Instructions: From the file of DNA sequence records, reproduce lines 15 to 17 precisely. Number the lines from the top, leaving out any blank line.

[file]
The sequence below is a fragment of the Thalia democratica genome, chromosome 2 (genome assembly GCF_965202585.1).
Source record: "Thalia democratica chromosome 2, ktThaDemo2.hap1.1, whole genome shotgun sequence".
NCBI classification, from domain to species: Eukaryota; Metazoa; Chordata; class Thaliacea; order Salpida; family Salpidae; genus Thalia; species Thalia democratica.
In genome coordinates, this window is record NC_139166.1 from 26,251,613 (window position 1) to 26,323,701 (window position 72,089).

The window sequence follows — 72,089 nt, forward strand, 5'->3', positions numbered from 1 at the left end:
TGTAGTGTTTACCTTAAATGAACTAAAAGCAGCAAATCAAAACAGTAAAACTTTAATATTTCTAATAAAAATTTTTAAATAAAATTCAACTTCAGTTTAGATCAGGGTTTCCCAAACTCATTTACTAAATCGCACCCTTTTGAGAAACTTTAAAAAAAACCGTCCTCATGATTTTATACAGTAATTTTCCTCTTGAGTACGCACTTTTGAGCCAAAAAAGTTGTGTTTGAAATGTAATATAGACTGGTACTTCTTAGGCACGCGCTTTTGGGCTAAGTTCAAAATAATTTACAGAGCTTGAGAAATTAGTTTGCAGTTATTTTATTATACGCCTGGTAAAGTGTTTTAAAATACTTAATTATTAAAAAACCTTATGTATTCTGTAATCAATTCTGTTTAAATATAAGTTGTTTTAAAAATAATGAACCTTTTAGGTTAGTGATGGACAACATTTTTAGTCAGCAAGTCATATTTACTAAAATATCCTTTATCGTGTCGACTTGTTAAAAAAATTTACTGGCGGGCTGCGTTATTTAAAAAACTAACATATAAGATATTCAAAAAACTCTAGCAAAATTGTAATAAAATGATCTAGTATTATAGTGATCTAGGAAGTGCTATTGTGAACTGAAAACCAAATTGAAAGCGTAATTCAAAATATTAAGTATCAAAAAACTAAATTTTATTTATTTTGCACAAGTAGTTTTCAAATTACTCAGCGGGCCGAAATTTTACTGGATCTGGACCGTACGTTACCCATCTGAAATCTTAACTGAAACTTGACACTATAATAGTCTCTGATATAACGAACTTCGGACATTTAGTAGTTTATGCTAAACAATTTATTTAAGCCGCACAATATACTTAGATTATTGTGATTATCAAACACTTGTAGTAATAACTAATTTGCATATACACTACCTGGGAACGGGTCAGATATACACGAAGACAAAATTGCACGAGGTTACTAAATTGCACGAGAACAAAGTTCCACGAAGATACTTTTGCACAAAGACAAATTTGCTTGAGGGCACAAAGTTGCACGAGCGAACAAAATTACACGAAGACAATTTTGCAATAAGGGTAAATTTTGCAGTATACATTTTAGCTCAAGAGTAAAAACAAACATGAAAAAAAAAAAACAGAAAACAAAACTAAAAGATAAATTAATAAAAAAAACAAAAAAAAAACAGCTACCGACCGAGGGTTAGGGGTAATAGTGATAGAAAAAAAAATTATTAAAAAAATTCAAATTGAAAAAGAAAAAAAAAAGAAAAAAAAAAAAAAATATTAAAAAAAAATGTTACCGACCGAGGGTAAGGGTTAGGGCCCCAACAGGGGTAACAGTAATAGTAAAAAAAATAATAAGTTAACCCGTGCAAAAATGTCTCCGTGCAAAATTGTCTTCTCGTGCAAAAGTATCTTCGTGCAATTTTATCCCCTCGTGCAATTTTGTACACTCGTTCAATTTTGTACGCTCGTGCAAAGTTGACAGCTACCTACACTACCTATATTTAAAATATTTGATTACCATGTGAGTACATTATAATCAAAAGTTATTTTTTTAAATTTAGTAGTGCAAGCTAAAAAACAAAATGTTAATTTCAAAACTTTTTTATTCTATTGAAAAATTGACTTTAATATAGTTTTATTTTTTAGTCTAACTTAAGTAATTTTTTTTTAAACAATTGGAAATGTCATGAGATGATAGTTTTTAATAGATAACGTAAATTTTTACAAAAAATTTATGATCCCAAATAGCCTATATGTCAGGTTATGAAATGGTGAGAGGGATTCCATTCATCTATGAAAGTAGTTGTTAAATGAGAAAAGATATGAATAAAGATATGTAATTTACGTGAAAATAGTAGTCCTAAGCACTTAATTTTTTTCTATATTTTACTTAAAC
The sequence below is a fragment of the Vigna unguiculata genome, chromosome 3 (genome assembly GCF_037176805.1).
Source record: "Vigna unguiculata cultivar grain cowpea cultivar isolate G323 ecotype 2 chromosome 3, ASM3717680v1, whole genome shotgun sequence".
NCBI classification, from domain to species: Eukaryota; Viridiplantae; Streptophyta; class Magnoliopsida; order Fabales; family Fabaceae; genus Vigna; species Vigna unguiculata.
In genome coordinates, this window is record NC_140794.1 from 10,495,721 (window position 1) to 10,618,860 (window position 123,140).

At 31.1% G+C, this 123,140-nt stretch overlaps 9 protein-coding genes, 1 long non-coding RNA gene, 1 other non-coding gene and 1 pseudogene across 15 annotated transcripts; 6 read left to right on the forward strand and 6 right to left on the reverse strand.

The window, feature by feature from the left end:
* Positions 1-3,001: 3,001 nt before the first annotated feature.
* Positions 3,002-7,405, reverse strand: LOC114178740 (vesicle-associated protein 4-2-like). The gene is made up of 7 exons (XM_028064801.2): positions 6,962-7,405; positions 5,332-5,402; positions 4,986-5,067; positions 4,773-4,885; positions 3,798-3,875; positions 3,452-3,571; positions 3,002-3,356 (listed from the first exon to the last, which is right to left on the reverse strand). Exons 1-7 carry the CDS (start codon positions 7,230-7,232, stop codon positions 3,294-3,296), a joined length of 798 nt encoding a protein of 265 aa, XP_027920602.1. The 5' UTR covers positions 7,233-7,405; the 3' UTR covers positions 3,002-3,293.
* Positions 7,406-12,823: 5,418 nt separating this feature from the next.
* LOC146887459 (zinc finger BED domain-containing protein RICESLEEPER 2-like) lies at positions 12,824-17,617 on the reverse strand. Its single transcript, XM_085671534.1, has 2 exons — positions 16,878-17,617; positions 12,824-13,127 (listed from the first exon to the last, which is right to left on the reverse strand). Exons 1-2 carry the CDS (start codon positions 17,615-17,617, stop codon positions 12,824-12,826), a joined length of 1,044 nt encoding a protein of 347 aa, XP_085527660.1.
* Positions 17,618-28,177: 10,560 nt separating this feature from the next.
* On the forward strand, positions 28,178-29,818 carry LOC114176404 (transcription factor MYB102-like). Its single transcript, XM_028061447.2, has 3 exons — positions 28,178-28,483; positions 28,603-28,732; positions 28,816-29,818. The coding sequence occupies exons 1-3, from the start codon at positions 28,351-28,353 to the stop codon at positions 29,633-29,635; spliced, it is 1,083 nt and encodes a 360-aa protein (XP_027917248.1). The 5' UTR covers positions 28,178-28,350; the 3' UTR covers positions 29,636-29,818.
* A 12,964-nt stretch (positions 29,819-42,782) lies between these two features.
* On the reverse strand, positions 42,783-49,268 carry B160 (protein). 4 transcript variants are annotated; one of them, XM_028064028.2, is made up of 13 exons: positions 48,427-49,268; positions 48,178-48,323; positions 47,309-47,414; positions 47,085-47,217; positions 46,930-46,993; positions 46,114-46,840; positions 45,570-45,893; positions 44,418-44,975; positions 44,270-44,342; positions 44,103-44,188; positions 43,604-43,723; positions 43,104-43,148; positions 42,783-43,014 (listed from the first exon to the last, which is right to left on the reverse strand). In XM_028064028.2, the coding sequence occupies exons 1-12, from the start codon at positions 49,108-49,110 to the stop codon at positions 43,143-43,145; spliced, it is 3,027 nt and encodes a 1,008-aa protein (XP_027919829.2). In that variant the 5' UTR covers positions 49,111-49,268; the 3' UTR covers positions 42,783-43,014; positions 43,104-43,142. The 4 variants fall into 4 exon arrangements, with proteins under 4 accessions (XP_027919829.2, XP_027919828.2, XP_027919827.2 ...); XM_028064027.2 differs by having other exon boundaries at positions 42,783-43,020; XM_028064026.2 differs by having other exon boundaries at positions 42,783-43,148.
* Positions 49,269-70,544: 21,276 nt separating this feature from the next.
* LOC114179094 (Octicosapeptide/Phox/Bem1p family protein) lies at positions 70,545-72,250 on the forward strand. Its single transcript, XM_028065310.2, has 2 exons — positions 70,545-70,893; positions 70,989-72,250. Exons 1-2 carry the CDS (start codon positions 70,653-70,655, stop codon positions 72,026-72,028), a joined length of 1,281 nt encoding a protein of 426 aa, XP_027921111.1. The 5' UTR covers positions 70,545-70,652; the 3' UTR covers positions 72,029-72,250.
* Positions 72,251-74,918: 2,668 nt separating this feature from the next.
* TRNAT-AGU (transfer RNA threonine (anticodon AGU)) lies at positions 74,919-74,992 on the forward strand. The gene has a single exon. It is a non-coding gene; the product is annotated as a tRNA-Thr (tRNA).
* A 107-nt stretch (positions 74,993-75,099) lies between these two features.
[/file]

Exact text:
* Positions 7,406-12,823: 5,418 nt separating this feature from the next.
* LOC146887459 (zinc finger BED domain-containing protein RICESLEEPER 2-like) lies at positions 12,824-17,617 on the reverse strand. Its single transcript, XM_085671534.1, has 2 exons — positions 16,878-17,617; positions 12,824-13,127 (listed from the first exon to the last, which is right to left on the reverse strand). Exons 1-2 carry the CDS (start codon positions 17,615-17,617, stop codon positions 12,824-12,826), a joined length of 1,044 nt encoding a protein of 347 aa, XP_085527660.1.
* Positions 17,618-28,177: 10,560 nt separating this feature from the next.